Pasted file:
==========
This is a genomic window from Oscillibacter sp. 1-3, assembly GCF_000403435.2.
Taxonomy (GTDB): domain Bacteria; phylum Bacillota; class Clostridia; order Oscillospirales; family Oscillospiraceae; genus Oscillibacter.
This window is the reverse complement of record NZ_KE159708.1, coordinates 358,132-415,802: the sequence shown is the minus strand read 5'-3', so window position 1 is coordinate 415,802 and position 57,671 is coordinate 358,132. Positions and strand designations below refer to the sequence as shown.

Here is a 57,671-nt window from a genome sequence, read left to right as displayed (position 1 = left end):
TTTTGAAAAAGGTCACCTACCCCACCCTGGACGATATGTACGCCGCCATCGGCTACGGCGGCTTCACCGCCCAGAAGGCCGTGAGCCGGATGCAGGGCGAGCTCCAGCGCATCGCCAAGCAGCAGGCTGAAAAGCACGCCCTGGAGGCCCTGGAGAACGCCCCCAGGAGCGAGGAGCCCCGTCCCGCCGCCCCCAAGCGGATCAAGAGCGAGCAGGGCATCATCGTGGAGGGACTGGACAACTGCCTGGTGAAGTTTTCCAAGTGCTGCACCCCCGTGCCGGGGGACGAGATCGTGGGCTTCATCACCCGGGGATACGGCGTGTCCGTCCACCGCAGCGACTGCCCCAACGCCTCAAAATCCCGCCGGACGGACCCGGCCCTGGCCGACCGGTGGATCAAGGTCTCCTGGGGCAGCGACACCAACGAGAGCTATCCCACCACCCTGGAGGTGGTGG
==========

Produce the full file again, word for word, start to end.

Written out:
This is a genomic window from Oscillibacter sp. 1-3, assembly GCF_000403435.2.
Taxonomy (GTDB): domain Bacteria; phylum Bacillota; class Clostridia; order Oscillospirales; family Oscillospiraceae; genus Oscillibacter.
This window is the reverse complement of record NZ_KE159708.1, coordinates 358,132-415,802: the sequence shown is the minus strand read 5'-3', so window position 1 is coordinate 415,802 and position 57,671 is coordinate 358,132. Positions and strand designations below refer to the sequence as shown.

Here is a 57,671-nt window from a genome sequence, read left to right as displayed (position 1 = left end):
TTTTGAAAAAGGTCACCTACCCCACCCTGGACGATATGTACGCCGCCATCGGCTACGGCGGCTTCACCGCCCAGAAGGCCGTGAGCCGGATGCAGGGCGAGCTCCAGCGCATCGCCAAGCAGCAGGCTGAAAAGCACGCCCTGGAGGCCCTGGAGAACGCCCCCAGGAGCGAGGAGCCCCGTCCCGCCGCCCCCAAGCGGATCAAGAGCGAGCAGGGCATCATCGTGGAGGGACTGGACAACTGCCTGGTGAAGTTTTCCAAGTGCTGCACCCCCGTGCCGGGGGACGAGATCGTGGGCTTCATCACCCGGGGATACGGCGTGTCCGTCCACCGCAGCGACTGCCCCAACGCCTCAAAATCCCGCCGGACGGACCCGGCCCTGGCCGACCGGTGGATCAAGGTCTCCTGGGGCAGCGACACCAACGAGAGCTATCCCACCACCCTGGAGGTGGTGG